Apparently I need to pay more attention to the software that Microsoft has up on the Live site. Continued »
Today I’m publishing a white paper which I wrote for our Customer Service department to give to our customers. It explains why database maintenance is so important in keeping your database happy and healthy. Continued »
On September 10th, 2009 I’ll be speaking at the South Bay .NET Users Group in Torrance, CA.
I’ll be giving two presentations at the meeting. First I’ll be giving my “SQL Server Indexing for the Client Developer”, and second I’ll be giving my “What do all Those Undocumented Stored Procedures do?” session.
The meeting starts at 7, but I’m sure people start arriving about 6:30 or so. This is my first time speaking at this user group, but I’m sure it’ll be a blast.
See you there.
For those of you who haven’t check out this months SQL Server Magazine, the cover article was written by yours truly about Clustering SQL Server 2008 on Windows Server 2008. This is an updated version of the article I did last December on Clustering SQL Server 2005 on Windows Server 2003.
I hope that you find it handy. (Subscription is required.)
There seams to be some confusion between what a Primary Key is, and what an Index is and how they are used.
The Primary Key is a logical object. By that I mean that is simply defines a set of properties on one column or a set of columns to require that the columns which make up the primary key are unique and that none of them are null. Because they are unique and not null, these values (or value if your primary key is a single column) can then be used to identify a single row in the table every time. In most if not all database platforms the Primary Key will have an index created on it.
An index on the other hand doesn’t define uniqueness. An index is used to more quickly find rows in the table based on the values which are part of the index. When you create an index within the database, you are creating a physical object which is being saved to disk. Using a table which holds employees as an example:
CREATE TABLE dbo.Employee (EmployeeId INT PRIMARY KEY, LastName VARCHAR(50), FirstName VARCHAR(50), DepartmentId INT, StartDate DATETIME, TermDate DATETIME, TermReason INT)
The EmployeeId is the Primary Key for our table as that is what we will use to uniquely identify an employee. If we were to search the table based on the last name the database would need to read the entire table from the disk into memory so that we can find the few employees that have the correct last name. Now if we create an index on the LastName column when we run the same query, the database only needs to load the index from the disk into memory, which will be much quicker, and instead of scanning through the entire table looking for matches, because the values in the index are already sorted the database engine can go to the correct location within the index and find the matching records very quickly.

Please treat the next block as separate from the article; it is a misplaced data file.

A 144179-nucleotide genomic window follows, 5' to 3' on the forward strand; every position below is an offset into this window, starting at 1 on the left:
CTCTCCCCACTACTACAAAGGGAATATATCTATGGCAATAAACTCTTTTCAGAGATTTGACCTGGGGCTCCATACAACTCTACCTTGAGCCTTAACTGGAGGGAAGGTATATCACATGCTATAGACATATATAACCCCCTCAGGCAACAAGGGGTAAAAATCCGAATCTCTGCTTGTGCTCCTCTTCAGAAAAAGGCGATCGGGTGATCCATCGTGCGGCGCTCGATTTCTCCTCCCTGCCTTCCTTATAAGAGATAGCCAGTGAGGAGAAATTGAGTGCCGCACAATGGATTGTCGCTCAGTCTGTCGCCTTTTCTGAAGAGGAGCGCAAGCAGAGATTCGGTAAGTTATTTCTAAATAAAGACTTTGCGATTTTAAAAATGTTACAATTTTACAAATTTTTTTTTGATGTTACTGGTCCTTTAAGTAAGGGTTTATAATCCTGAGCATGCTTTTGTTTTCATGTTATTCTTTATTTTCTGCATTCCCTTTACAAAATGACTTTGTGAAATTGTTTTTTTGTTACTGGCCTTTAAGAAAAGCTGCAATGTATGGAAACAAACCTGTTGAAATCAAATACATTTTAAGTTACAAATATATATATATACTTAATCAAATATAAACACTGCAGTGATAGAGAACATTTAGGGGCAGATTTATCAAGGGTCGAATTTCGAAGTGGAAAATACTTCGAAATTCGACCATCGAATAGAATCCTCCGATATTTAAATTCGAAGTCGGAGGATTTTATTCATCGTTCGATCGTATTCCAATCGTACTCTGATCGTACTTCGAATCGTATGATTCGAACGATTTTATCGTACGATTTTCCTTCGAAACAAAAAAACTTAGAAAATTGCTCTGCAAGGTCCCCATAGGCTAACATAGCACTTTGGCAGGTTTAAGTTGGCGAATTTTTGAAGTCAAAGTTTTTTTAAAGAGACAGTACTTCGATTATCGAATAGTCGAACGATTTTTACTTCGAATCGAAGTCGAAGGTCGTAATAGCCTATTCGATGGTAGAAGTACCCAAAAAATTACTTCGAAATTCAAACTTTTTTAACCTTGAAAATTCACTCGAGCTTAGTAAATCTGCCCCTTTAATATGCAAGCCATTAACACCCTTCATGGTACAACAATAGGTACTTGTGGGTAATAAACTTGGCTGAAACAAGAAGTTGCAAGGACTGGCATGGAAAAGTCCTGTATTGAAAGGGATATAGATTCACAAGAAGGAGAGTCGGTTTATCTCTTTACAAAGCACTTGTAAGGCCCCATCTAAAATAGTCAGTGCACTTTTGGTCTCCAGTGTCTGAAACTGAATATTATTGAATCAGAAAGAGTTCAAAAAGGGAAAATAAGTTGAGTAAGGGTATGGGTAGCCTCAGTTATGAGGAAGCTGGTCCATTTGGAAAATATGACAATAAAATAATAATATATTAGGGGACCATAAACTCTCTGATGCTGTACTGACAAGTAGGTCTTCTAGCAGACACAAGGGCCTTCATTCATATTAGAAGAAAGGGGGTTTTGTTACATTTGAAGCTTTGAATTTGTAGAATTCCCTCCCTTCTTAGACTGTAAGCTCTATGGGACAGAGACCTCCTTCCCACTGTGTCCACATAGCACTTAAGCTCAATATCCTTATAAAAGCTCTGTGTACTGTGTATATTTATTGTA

Hopefully this will help sort out some of the confusion.
I just published a new article over on SearchSQLServer.com about “Clearing the Windows page file and its effect on server performance“. In the article I talk about the pros and cons of telling Windows to clear out the page file when the server is rebooted.
Writing release scripts for a database is easy. What ever new objects you want you create you create, and what ever objects you need to change you change. Piece of cake. Rollback scripts however are a bit trickier since you need to know what everything should look like after the script is done. Continued »
When you create a column on a database, and you put that column on the right of the table the column shouldn’t be added almost instantly. However if you are assigning a default value to the column and setting the column to now allow NULL values the operation will take quite a lot longer. This is because when the operation happens the SQL Server has to write the values to each table.
If you allow the column to have NULL values then the database doesn’t have to write the values to the column so the operation completes very quickly.
Taking a full backup when doing major database upgrades is a great idea. However if you are taking differential backups this one off full backup will break the differential backup chain. Continued »